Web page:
The Fundamentals of Feeding Puppies By Dr Claire Stevens
For new pet parents, puppy feeding can be confusing. It’s common to be faced with conflicting advice from your breeder, dog trainer, vet and neighbour! Shopping for dog food can also get overwhelming with so many options available. But it doesn’t have to be complicated once you know the basics.
Puppies need more nutrients than adult dogs because they’re growing at a rapid pace. Up until the age of six months, your puppy will eat more than an adult dog. The duration of your puppy’s adolescence period depends on their size and breed. A small dog will grow and mature faster than a larger one.
Regardless of your puppy’s breed, you should buy puppy food until they become an adult dog. Hypro Premium Puppy with Turkey & Lamb Grain Free is made with high-quality meat and contains healthy fats, oils, vitamins, and minerals to keep your puppy healthy. The small bite-size kibble also makes it easy for your puppy to digest.
If you’re unsure about how much to feed your puppy, Hypro Premium provides a helpful feeding guide for puppies based on their age and weight:
Up to 100 g
Up to 120 g
Up to 100 g
Up to 100 g
A feeding schedule is important to avoid upset stomachs and get them settled into a routine. Here’s a general timeline and tips on feeding your puppy at each stage of their early life:
First Three Weeks of Life
During the first three to four weeks your puppy can’t eat solid food. They’ll get their nutrition from their mother’s milk so it is essential that the puppy’s mother is getting the right food.
Transition to Solid Food (3-8 Weeks)
After the third week, your puppy will require some solid food. Breeders start weaning the pups off of their mother’s milk at this age so they can get all the calories their rapidly growing body requires. It usually takes three to five weeks for the weaning process to finish, and by eight weeks they are ready to go to their new homes.
Once the weaning process is finished, it is important that you keep giving puppy food to your puppy. Your puppy is still in the growing stage and they require more nutrients than they did in the first 6 weeks of their life.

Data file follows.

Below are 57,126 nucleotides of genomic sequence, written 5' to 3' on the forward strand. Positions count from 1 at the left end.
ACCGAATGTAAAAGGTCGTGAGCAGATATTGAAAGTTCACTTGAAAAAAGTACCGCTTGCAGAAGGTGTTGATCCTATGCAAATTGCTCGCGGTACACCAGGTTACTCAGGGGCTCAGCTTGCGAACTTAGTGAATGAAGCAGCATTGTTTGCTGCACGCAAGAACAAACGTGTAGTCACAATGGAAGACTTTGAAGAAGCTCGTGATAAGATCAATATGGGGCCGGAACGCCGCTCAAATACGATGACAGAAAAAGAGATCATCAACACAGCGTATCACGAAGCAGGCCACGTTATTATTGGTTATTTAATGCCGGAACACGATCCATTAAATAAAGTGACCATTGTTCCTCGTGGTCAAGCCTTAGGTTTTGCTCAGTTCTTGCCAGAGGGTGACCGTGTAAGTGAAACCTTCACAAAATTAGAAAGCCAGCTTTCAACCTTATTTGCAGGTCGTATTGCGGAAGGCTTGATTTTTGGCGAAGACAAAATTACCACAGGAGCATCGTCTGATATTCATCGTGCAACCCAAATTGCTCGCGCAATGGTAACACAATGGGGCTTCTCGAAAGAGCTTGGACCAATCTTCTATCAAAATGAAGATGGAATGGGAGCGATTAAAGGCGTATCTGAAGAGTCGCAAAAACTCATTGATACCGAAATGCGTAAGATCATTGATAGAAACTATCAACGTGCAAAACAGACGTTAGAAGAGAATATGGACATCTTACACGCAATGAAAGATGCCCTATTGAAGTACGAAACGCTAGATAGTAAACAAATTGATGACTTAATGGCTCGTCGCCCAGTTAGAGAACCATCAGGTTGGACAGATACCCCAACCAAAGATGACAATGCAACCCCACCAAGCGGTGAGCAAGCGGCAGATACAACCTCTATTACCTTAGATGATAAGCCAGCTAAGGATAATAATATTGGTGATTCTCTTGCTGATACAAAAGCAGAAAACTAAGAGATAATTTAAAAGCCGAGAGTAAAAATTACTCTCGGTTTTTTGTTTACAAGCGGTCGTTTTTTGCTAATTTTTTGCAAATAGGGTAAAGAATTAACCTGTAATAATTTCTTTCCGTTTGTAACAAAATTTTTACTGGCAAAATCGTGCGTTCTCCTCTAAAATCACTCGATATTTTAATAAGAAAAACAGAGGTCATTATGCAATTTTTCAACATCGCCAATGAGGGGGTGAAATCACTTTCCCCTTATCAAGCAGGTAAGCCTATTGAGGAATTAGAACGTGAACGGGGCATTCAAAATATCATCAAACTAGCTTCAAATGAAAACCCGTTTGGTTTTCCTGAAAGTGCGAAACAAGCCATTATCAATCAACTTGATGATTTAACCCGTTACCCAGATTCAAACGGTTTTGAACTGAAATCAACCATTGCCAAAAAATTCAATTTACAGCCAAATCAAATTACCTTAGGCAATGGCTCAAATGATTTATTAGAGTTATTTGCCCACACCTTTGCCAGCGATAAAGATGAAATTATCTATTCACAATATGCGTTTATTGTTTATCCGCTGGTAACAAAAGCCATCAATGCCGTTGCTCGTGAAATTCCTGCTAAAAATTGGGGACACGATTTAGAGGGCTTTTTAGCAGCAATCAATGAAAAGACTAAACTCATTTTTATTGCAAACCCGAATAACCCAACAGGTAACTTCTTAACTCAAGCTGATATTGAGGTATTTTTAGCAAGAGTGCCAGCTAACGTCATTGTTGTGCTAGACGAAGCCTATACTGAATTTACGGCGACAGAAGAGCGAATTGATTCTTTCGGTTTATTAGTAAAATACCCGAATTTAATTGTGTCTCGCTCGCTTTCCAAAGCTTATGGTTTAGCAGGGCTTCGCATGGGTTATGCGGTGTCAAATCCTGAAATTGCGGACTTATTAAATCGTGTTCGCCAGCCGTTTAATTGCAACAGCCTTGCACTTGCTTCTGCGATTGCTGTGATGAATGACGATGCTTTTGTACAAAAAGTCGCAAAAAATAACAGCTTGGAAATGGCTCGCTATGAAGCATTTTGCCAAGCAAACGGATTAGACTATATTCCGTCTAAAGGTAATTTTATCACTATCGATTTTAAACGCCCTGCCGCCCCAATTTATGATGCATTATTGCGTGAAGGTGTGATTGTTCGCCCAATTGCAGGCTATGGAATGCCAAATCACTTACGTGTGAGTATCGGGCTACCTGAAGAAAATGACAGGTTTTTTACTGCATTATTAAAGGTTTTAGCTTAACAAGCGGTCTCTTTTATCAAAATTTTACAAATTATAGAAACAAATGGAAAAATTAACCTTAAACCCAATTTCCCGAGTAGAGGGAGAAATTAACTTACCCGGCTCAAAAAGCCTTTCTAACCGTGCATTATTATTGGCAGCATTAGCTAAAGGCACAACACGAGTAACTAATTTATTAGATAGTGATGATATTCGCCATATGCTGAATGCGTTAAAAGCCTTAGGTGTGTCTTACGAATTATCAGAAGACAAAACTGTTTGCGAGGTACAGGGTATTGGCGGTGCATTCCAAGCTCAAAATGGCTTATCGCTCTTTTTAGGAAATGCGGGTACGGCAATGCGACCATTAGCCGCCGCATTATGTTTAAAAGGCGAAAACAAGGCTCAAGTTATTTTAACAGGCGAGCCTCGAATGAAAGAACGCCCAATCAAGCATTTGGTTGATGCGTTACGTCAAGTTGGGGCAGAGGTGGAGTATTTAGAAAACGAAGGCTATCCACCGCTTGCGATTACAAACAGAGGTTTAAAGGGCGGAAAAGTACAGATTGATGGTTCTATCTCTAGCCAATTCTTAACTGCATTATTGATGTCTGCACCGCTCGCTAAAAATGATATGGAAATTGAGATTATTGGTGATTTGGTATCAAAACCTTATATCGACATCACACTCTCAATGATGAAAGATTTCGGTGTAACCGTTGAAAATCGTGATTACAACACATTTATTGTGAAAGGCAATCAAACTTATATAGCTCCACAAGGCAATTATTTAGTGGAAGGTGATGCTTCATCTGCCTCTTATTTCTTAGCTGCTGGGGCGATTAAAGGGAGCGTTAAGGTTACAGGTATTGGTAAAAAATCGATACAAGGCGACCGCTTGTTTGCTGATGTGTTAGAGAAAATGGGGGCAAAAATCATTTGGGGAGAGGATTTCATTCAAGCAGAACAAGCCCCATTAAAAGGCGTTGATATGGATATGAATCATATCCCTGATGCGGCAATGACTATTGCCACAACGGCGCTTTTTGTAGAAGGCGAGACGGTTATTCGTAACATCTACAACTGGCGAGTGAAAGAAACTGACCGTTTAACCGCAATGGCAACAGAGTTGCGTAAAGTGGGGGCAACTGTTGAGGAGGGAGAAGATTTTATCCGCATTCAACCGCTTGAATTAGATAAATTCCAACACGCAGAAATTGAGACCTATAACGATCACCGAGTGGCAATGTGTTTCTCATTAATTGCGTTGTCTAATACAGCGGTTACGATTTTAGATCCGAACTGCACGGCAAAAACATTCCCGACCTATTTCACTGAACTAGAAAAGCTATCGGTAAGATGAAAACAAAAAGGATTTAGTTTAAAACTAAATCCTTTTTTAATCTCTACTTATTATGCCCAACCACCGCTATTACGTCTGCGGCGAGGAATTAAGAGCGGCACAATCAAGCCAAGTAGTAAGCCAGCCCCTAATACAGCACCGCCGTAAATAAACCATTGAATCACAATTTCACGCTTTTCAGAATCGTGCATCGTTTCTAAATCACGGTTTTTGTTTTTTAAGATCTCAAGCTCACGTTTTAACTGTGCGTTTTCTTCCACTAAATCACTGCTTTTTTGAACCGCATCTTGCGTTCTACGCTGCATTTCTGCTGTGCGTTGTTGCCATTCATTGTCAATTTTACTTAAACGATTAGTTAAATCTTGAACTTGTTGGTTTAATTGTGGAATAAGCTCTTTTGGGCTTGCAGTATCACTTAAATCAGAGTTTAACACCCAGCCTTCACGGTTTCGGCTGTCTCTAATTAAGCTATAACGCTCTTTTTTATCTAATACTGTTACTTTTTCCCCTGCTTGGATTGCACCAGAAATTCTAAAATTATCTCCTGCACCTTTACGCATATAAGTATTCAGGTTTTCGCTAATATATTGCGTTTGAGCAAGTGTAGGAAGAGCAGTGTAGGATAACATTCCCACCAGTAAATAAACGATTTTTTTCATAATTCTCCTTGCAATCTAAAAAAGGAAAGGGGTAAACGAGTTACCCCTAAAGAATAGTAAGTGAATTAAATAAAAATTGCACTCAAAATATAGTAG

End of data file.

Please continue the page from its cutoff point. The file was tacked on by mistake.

Here’s a tip, if you notice your puppy is having difficulty eating solid food, try moistening it until it turns soft and warm.
The general rule is to feed your puppy three or four times a day. It’s important, however, that you designate a specific time at which you feed your puppy so they can learn a schedule. This means not leaving food out for them all the time. Feed your puppy once in the morning, around 7am, then again at midday, and then in the evening around 6pm.
Small breeds like Chihuahua or Pomeranian can develop hypoglycemia (low blood sugar) so I tend to feed those breeds four times a day initially. You should be careful with the amount you feed them though, because small-breed dogs can gain weight quickly. Large breed dogs are susceptible to orthopaedic problems like hip dysplasia, so it is critical they are fed a balanced diet. Food that has excess protein, calcium, and calories can have a negative effect on the development of the skeleton.
At this age, you should be consistent with what you feed your puppy. Don’t change their diet often, as this can have an adverse effect on their stomachs. Unlike us, dogs don’t care much about having variety in their food. Throw in some veggies or cooked meats every now and then as they get older, but make sure your puppy’s main diet is the puppy kibble.
After 12 weeks, you should decrease feedings to two times a day. Again, you have to make sure you’re not overfeeding your pup, especially if you have a large-breed dog, as they can develop musculoskeletal problems as a result of this.
Now is the time that you can introduce raw meaty bones or chews, but make sure it’s under supervision! Their teething process usually ends in the sixth month, so you need to make sure you always have something on you that you can give your puppy to gnaw on. Avoid marrow bones, T-bones, ‘chop’ bones or knuckle bones as they can cause more harm than good.
Refrain from switching to an adult diet until your puppy is at least one year old. Once they are 12-18 months old, you can transition to the Adult Hypro Premium range. Changing their diet abruptly can cause tummy upsets, so make sure you follow these steps.
Understanding the details of puppy nutrition can be complex, that is why Hypro Premium works closely with veterinarians and nutritionists to ensure a superior, high-quality, complete and balanced diet for your dog for every stage of life.